Skip Navigation U.S. Department of Health and Human Services
Agency for Healthcare Research Quality
Archive print banner

Men's Health

This information is for reference purposes only. It was current when produced and may now be outdated. Archive material is no longer maintained, and some links may not work. Persons with disabilities having difficulty accessing this information should contact us at: Let us know the nature of the problem, the Web address of what you want, and your contact information.

Please go to for current information.

Men don't accurately perceive their risk of stroke due to their high blood pressure

High blood pressure (hypertension) is one of several risk factors for stroke, along with smoking, cardiovascular disease, diabetes, and other conditions. Yet perception of the risk of stroke among men with hypertension does not correlate with their actual risk as calculated using the Framingham stroke risk (FSR) scale, according to a new study. This suggests the need for better patient education on the stroke risks associated with hypertension, note the Duke University researchers. They used the FSR to calculate the actual stroke risk of 296 veterans enrolled in a study to improve hypertension control, and then asked them to assess their hypertension-related stroke risk using a 10-point scale (1 as lowest risk and 10 as highest risk).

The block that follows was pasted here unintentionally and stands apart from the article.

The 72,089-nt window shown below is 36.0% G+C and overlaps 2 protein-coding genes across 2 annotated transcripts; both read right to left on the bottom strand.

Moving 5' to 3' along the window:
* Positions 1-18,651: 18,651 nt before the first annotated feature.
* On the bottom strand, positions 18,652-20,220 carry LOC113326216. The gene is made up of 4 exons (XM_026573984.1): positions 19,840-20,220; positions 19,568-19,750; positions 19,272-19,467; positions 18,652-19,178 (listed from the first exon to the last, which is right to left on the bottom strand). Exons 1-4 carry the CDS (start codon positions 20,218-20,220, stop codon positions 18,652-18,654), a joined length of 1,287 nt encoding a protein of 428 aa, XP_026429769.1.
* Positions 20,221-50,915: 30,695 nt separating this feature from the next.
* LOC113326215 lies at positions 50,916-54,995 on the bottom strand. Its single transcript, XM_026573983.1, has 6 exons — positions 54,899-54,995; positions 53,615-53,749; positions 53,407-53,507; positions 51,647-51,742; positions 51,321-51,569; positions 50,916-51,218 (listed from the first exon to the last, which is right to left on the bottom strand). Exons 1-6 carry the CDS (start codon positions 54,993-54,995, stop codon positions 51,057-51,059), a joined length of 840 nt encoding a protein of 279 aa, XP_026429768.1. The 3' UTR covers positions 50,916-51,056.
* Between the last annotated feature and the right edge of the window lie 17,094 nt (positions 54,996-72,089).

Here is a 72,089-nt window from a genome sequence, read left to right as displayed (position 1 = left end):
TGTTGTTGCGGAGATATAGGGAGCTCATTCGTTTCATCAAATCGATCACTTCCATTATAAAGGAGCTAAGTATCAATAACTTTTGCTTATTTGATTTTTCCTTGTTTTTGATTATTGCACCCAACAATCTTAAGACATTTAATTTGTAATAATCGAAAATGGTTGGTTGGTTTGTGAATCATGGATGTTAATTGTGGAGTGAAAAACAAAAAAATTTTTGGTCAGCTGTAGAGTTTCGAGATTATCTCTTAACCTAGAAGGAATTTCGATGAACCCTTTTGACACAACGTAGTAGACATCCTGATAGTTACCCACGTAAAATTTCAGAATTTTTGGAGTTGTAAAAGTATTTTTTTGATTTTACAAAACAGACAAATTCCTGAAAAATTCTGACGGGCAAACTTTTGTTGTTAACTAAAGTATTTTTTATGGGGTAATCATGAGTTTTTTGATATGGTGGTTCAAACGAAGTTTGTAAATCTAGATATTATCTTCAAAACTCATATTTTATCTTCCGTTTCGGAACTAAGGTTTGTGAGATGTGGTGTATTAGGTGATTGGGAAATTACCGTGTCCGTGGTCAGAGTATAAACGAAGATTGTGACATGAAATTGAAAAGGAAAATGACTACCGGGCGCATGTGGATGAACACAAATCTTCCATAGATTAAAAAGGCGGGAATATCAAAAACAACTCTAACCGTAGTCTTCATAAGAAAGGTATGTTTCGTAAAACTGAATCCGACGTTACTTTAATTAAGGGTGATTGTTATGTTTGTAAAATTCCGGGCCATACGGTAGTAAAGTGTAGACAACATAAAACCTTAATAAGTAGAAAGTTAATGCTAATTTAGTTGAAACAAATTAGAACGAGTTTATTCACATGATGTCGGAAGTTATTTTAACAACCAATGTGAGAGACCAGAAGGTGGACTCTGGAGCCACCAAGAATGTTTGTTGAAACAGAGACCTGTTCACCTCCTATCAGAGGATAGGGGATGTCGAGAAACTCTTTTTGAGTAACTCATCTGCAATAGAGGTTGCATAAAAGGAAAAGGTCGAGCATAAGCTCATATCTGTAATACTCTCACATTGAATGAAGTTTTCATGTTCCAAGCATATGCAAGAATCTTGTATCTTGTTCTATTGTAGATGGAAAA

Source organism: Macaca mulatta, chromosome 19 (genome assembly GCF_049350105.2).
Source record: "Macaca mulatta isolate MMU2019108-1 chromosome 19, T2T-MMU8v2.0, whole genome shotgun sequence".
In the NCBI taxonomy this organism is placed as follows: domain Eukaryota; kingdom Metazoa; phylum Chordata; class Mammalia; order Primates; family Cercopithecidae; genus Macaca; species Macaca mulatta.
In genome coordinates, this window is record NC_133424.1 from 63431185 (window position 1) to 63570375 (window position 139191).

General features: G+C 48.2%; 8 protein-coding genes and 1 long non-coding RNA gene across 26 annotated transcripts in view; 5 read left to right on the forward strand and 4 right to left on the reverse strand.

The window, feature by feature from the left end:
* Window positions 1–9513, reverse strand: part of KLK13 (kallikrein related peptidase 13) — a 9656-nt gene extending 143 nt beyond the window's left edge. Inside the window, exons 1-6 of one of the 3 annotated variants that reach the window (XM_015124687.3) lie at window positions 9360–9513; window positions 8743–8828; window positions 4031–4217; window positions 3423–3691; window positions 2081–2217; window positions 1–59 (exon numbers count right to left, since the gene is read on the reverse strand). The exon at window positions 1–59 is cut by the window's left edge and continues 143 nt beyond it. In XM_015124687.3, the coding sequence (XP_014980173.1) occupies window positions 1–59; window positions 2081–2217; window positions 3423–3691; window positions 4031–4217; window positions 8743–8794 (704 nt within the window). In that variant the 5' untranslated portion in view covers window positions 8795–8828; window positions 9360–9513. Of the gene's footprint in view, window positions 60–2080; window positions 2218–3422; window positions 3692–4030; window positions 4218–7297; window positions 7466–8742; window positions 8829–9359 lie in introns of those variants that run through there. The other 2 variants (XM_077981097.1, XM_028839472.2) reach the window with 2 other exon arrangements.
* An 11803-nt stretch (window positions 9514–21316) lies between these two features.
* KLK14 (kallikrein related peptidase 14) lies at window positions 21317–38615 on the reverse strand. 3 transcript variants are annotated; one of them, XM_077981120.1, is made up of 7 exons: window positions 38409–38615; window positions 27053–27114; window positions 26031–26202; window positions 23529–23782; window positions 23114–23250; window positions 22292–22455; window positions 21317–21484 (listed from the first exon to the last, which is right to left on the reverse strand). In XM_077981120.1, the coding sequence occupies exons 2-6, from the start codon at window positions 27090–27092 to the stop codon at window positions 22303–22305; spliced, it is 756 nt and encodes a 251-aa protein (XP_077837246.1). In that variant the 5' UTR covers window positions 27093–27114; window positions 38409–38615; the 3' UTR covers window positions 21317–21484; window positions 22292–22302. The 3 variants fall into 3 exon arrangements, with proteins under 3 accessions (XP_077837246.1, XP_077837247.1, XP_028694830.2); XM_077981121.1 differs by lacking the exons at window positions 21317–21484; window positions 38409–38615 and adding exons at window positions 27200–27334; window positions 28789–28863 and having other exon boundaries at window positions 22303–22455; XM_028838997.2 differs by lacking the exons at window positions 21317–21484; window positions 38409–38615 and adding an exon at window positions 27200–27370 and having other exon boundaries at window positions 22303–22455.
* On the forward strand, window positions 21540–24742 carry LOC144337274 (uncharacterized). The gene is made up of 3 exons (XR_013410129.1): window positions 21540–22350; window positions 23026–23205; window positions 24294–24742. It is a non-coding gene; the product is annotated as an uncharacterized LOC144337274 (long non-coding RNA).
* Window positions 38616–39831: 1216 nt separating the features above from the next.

About one in five men (22 percent) perceived themselves as having a high risk of stroke, which was accurate based on their high FSR. However, 78 percent of men underestimated their stroke risk as compared with their FSR. These men were significantly less likely to be worried about their blood pressure than men who accurately perceived their risk (12.4 vs. 69.6 percent). Also, those at highest stroke risk knew less about hypertension than men at lower risk. Despite major efforts to boost public awareness of stroke risk, this study suggests that patients with hypertension may not adequately translate their vascular risk factors into an accurate estimate of their stroke risk.

Developing tailored patient education materials that incorporate personal risk could be a promising strategy to correct inaccurate perceptions, suggest the researchers. Their study was supported in part by the Agency for Healthcare Research and Quality (T32 HS00079).

More details are in "Perceived and actual stroke risk among men with hypertension," by Benjamin J. Powers, M.D., Eugene Z. Oddone, M.D., M.H.S., Janet M. Grubber, M.S.P.H., and others, in the April 2008 Journal of Clinical Hypertension 10(4), pp. 287-294.

Return to Contents
Proceed to Next Article


The information on this page is archived and provided for reference purposes only.


AHRQ Advancing Excellence in Health Care